'' Eurolinx & BetonBet Scandal | Jo Arild Remme | LGA | Scam
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Eurolinx was once one of biggest skins on the Microgaming network. Based in Malta and licensed in the Netherlands Antilles, they attracted hordes of players and numerous high rollers within and beyond the borders of Europe.

The owner of Eurolinx, Norwegian national Jo Arild Remme, was also in charge of BetonBet and Linx Casino, but the success did not last for long for neither of his three sites that were incorporated under the mother company Linx Media Group.

Linx Media Group went into sudden liquidation in August 2009. Shortly after the liquidation plans were announced, the Microgaming Network ended their contract with the company and asked their customers to contact the relevant liquidator once the information would come available.1 Around the same time, the following announcement was posted on the Eurolinx website:

“The Linx Media Group has today announced that it is seeking to put its businesses into liquidation and will cease trading with immediate effect. As yet, the Linx Media Group does not know how long this process will take, but it will provide updates on the situation as and when information becomes available and when liquidators are appointed.”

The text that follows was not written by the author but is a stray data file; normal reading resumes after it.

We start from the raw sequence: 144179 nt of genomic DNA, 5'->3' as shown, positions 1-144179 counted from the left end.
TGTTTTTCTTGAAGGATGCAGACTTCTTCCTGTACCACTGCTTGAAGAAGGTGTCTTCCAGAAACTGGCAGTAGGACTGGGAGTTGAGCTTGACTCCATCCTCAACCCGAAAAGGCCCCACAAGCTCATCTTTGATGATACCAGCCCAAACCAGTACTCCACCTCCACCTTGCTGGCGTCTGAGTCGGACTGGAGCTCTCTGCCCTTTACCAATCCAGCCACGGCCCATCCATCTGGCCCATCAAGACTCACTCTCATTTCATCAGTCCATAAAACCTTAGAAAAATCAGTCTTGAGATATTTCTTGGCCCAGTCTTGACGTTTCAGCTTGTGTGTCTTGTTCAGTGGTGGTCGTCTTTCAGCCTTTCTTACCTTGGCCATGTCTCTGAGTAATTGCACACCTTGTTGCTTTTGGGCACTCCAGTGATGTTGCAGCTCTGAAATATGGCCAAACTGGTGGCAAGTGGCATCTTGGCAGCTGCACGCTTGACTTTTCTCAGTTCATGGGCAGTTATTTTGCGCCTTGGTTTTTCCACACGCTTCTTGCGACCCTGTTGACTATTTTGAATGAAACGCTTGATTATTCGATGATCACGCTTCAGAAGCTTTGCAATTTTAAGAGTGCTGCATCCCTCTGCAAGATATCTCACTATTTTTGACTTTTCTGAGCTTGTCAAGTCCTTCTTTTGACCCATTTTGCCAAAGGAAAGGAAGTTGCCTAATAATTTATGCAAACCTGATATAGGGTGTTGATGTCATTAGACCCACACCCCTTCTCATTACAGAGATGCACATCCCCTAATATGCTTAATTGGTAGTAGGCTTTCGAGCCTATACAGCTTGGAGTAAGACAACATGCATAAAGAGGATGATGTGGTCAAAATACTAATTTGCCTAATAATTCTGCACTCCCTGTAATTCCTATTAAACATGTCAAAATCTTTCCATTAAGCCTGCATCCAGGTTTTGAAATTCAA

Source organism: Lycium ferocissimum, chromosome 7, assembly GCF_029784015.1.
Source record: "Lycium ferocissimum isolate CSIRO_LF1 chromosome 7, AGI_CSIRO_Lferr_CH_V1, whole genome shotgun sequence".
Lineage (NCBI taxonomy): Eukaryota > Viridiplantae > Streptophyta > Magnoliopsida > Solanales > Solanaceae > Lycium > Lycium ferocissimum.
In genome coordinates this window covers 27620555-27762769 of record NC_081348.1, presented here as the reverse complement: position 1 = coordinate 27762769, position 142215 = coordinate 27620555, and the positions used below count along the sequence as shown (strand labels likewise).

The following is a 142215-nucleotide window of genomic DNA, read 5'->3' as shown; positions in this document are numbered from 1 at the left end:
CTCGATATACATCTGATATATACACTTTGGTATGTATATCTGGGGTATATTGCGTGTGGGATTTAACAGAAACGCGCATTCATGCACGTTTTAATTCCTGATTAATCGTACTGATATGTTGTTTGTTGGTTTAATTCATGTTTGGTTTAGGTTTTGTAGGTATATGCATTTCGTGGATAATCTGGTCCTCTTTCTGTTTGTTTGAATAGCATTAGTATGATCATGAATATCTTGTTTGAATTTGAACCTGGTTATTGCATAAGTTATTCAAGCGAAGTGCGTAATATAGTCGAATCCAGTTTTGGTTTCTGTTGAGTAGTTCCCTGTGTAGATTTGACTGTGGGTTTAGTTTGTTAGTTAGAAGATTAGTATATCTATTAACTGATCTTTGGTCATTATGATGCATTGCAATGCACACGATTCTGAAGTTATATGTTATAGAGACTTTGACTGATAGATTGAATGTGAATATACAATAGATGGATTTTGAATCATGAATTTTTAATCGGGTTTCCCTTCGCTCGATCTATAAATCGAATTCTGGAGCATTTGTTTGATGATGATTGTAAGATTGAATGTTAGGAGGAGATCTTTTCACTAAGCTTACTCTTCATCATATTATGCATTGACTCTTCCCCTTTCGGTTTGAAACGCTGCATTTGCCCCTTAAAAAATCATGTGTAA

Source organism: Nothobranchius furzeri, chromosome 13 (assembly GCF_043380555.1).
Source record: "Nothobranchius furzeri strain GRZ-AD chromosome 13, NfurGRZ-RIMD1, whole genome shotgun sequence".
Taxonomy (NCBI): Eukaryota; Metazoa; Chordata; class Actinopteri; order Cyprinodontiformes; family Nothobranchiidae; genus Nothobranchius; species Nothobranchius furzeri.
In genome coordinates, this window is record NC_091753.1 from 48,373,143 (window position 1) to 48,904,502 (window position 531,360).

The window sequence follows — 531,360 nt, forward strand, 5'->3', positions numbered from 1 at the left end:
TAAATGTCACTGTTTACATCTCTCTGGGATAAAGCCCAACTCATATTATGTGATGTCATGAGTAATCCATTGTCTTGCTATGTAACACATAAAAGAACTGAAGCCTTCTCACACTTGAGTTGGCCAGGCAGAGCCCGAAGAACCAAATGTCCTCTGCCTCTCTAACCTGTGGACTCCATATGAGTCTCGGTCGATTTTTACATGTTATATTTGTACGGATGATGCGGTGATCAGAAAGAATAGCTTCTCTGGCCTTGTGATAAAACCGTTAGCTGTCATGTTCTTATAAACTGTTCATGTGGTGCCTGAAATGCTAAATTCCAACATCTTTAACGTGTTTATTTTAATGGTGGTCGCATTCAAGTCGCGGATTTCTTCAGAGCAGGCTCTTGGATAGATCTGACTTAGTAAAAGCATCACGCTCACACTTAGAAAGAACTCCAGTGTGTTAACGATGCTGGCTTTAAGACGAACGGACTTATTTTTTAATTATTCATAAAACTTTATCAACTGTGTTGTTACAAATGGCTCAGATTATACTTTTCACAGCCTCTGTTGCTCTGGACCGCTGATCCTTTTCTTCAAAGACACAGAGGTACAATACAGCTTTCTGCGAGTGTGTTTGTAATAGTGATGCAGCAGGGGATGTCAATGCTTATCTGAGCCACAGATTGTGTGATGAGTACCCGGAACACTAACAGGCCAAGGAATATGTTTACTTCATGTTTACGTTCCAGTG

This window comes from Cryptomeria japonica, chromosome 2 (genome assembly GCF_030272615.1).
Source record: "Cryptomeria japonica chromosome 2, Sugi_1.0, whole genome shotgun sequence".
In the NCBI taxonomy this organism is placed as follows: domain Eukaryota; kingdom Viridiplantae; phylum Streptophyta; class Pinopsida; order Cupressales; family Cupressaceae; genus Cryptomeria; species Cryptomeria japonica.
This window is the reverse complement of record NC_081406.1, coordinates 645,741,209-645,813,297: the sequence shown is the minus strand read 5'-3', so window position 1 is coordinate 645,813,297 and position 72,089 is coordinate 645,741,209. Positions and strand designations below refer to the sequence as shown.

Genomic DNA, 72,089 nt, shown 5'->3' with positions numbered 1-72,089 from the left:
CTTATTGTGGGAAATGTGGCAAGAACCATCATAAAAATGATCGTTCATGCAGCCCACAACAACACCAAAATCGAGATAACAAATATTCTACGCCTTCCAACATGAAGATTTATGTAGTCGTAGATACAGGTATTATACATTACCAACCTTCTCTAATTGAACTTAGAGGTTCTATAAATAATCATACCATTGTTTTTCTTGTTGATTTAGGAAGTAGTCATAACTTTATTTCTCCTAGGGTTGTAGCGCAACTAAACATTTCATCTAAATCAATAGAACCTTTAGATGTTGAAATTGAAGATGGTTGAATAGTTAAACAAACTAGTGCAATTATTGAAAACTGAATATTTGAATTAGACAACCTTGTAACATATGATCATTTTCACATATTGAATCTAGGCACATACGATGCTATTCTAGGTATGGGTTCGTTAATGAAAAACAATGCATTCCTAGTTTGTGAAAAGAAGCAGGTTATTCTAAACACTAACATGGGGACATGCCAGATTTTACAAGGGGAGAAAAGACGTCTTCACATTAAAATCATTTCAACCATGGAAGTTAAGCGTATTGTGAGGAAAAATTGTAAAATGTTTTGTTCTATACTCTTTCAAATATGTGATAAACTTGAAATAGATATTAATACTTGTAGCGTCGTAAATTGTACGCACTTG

The liquidation took many by surprise, and in similar cases there are usually rumors of missing payments on poker forums long before the actual problems are officially admitted. Linx Media Management even ordered the Linx Casino website translated into 12 languages just months before the company was shut down. The translations were delivered by Malta-based gaming translation provider All-In Translations, but the bill was never paid.

“We had a good relationship with Eurolinx but just after we had delivered the translation of Linx Casino they stopped responding to our requests for payment. We needed the money to pay our translators, but since we never heard from Eurolinx apart from a few vague emails from Jo Remme in July 2009, we had to take out a bank loan in order to keep our promises. It almost broke us at that time, but we managed, and subsequently we gained a solid reputation amongst translators which helped us to turn things around”, said Roy Pedersen, CEO of All-In Translations.     

Players never received their outstanding funds either, and the Malta Lotteries and Gaming Authority (LGA) confirmed that they had finalized their own investigation and forwarded the case to the police due to unspecified pending criminal charges. The Maltese LGA were very clear to point out the fact that the companies of Remme never gained a Maltese gaming license. On the website of LGA it said:

“The company Eurolinx Ltd is not and has never been a licensed operator with the LGA. The LGA also notifies that the sportsbooks of Alpine Malta Ltd. (BetonBet and Eurolinx) are not and never were licensed by the LGA.”

As far as pokerhistory.eu is aware, nothing ever came of the police investigation. Posts on various poker forums stated that suing the former Eurolinx manager was not feasible as he was reported to be bankrupt. This is not confirmed, but it remains no secret that Remme was a frequent visitor on the high stakes tables in the brick & mortar casinos in Malta while his company was still up and running.

Rumors has it that Remme ran away with a lot of money that in fact belonged to players and service providers, and he has remained far away from the spotlight since the liquidation in 2009. He has a sole proprietorship company registered in Haram in Norway called Eurolink Remme.2

1 maltabusinessweekly.com.mt (link broken)

2 aksjeselskap-norge.com